via Inquirer, 11 March 2019: The previous story was good news, but this piece was bad news. A colonial cemetery site was illegally demolished last year in northern Philippines, and in its place is a stadium.
A cockpit arena now stands at the site of the Spanish-era cemetery of Balaoan in La Union following its demolition last year.
The circular cemetery together with the town’s convent was built by Fr. Casimiro Melgosa in 1877.
It was where the seven martyrs of Balaoan were executed by Spanish authorities during the 1896 Philippine revolution.
A descendant of one of those martyrs, Emilie Obaldo, a heritage advocate based in the United States, lamented the demolition.
“If this issue is a violation of any existing Philippine law protecting historical structures, then whoever demolished Balaoan’s public cemetery should be held accountable,” said Obaldo. (She is sister of mayoralty candidate General Pedro Obaldo Jr.
The “desecrated” cemetery, she said, “has been untouched for years, evident that it has always been a public property.” But it appears to have been transferred to private ownership.
A provincial official has acknowledged for the first time that local authorities took money from villagers to allow constructions inside Angkor Archaeological Park, but said on Thursday that the illegal structures would still be demolished.
Deputy Siem Reap provincial governor Ly Samrith said that some villagers had been “cheated” by local officials, but only those who had submitted forms to the Apsara Authority asking for permission would be spared from the weekslong demolition operation that began earlier this month.
“We think that some constructions would be allowed to stay, but if we give them a pardon, they will extend their constructions to the front of the Angkor temple,” he said.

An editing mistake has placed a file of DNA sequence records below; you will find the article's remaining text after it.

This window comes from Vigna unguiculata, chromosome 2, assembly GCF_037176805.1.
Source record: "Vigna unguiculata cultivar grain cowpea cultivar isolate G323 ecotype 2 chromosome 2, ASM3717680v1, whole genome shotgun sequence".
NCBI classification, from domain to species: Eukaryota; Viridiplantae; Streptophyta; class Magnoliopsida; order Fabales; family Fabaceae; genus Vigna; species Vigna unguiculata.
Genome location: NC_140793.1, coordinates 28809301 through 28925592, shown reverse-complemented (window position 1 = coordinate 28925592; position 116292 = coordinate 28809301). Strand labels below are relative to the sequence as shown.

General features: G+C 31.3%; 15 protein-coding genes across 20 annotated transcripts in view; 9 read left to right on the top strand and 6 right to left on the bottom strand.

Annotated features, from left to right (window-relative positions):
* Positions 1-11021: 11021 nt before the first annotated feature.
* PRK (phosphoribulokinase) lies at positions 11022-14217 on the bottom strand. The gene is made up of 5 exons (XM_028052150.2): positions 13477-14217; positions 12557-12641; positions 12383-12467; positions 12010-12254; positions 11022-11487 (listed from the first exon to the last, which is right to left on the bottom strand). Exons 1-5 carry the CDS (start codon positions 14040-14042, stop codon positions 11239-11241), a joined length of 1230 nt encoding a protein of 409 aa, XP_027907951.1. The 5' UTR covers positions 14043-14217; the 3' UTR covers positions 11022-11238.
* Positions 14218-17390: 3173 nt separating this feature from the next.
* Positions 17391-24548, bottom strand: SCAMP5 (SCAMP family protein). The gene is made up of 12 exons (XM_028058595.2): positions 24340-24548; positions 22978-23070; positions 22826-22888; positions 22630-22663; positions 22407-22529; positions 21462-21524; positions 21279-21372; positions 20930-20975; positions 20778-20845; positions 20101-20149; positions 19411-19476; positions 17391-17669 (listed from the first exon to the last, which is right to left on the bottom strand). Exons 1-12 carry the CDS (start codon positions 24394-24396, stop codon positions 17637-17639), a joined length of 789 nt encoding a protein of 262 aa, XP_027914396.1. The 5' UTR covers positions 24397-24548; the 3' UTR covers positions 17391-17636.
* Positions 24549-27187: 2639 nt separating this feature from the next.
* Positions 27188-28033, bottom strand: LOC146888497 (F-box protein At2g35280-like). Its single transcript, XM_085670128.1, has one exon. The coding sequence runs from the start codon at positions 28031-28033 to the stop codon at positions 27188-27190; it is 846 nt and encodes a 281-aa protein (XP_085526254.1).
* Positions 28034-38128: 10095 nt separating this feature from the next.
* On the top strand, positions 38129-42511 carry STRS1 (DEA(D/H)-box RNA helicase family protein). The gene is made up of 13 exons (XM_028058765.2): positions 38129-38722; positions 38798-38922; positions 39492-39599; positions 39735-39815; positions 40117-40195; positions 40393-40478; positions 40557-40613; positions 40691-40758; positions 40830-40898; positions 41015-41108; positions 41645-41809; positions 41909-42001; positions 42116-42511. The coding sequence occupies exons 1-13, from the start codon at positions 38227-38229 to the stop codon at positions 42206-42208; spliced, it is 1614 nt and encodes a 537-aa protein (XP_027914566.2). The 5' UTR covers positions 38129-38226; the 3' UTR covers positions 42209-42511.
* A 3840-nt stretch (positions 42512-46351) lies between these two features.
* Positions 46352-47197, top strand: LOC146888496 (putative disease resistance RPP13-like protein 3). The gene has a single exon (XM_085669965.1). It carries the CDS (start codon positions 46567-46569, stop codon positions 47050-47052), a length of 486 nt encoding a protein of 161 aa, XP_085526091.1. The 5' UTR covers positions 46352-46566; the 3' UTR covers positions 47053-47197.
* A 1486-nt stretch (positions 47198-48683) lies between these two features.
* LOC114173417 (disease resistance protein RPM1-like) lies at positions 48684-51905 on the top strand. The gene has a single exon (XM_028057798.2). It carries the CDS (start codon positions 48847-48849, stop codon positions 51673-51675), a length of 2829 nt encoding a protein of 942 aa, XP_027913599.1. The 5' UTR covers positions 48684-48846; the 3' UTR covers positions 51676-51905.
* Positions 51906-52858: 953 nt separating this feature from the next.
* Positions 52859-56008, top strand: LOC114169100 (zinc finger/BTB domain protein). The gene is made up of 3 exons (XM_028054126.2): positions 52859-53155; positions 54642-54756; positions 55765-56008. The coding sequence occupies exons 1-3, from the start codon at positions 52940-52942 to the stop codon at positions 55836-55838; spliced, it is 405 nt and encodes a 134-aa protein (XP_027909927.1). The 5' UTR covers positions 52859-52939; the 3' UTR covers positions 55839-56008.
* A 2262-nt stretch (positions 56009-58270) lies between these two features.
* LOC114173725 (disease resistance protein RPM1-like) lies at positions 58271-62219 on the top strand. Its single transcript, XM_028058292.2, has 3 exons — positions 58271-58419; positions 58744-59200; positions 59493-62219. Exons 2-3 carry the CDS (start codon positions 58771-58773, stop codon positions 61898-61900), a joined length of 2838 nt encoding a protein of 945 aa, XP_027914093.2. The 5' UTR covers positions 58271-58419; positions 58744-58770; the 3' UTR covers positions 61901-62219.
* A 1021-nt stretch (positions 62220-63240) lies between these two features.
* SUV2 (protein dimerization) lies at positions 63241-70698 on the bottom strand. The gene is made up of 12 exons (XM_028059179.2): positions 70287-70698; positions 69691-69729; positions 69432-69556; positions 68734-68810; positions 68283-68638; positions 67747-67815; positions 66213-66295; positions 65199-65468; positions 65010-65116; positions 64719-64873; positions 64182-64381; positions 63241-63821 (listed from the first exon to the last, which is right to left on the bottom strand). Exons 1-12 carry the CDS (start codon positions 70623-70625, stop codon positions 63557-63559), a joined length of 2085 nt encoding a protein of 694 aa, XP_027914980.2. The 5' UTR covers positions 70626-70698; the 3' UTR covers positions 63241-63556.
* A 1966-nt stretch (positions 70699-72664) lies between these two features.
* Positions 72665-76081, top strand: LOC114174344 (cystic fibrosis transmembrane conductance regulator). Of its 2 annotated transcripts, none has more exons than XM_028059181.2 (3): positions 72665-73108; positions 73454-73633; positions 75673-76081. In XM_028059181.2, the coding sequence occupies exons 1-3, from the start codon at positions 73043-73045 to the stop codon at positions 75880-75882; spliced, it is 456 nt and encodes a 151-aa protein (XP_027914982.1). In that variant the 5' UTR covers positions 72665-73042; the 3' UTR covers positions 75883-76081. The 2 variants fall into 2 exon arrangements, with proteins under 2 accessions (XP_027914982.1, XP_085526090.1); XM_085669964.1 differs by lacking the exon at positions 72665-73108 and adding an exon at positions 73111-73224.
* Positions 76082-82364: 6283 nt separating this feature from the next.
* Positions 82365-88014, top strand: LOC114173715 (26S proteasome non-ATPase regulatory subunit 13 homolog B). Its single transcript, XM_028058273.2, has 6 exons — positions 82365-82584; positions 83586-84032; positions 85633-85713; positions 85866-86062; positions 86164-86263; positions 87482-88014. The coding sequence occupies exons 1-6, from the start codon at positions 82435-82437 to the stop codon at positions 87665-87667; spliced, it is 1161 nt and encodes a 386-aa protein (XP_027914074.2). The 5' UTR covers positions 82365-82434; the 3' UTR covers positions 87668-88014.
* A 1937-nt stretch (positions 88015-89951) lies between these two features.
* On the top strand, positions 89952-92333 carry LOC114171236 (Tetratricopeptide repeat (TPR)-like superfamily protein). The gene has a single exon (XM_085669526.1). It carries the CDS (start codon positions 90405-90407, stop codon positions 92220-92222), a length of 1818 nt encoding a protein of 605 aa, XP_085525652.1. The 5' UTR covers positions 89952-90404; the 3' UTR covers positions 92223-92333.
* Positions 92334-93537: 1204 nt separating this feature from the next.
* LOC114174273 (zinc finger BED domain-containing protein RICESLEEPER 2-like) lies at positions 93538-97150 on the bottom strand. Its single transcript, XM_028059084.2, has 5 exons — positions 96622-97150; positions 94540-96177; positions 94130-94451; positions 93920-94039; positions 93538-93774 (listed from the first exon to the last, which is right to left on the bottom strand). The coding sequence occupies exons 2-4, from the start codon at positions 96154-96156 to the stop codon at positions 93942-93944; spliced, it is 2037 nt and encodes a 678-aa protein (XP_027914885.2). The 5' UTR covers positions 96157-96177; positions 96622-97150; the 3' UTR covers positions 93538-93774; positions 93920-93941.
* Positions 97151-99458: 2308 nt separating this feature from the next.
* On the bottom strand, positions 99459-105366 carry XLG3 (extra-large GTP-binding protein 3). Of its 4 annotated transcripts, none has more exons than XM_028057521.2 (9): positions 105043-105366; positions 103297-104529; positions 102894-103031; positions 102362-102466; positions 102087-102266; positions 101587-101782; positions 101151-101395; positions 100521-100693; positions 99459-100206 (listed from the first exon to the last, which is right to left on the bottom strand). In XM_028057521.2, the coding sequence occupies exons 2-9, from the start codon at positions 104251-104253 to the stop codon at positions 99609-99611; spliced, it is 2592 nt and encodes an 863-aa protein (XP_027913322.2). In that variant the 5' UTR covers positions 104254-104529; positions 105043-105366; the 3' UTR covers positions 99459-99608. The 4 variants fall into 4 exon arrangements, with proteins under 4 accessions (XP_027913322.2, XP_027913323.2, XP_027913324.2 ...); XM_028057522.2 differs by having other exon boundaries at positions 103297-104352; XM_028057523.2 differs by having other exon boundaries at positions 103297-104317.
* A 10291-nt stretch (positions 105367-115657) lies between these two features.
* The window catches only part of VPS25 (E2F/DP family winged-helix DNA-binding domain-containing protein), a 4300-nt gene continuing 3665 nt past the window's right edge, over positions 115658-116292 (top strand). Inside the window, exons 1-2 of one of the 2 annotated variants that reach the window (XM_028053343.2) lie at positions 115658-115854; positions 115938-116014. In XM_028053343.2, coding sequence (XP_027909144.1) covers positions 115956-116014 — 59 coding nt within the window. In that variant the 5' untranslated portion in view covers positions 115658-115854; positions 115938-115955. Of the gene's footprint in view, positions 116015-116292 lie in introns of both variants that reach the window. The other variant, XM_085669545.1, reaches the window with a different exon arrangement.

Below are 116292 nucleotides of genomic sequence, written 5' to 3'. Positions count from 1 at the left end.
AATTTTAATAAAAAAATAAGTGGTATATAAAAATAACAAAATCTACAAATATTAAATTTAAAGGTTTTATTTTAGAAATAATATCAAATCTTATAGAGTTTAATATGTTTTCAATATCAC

via Phnome Penh Post, 14 August 2017: The APSARA Authority this week began evicting and demolishing illegal structures – many of them homes – in the Angkor Archaeological Park which were built in the last year. Local residents have begun to protest to the provincial government, but the orders to vacate and the threat of demolition have been made for several months now.
The Apsara Authority and Siem Reap provincial officials have demolished 49 homes out of 520 slated for removal within the Angkor Archaeological Park since Thursday, officials said yesterday.
via Cambodia Daily, 03 August 2017: Following on this news because it deals with the heritage laws around the Angkor Park. Armed forces will be helping the APSARA Authority during their exercise of razing illegal structures in the park area, following threats from local villagers. APSARA has been for the last few months warned about the impending demolition of illegal structures and have given a deadline that expires this week.
Following threats from villagers, armed military and police forces will help secure a team that will forcibly raze hundreds of improperly constructed homes and shops within protected areas of Angkor Archaeological Park, an official said on Wednesday.
Apsara Authority, the government entity charged with overseeing the park, on Tuesday announced an August 10 deadline for the removal of illegal structures.
via Phnom Penh Post, 13 July 2017: Cambodian authorities will take action this week on demolishing illegal constructions within the Angkor Archaeological Park, citing the potential danger to the Unesco World Heritage listing.
The director-general of the Apsara Authority and the deputy governor of Siem Reap announced yesterday that all “illegal constructions” inside the Angkor Archaeological Park will be destroyed next week, with any protests inside the park to be suppressed.
The community at the Mahakan Fort continue to have their houses razed, but at the same time a panel has been set up to evaluate the historical value of some of the remaining houses. It looks futile at this stage, since even if the houses are preserved the living community has been actively destroyed?
A 10-member panel will be formed to look into the historical value of the remaining houses in the Mahakan Fort Community to determine whether they should be preserved, says a source close to City Hall.
Villagers sign a petition to the Cambodian Prime Minister after the Apsara Authority, the agency that oversees the management of Angkor, tore down a house which the authority says was illegally built in a protected area. This reminds me of a time when the World Heritage status of Ayutthaya was threatened because of the encroachment of settlers into the protected areas of the ancient city.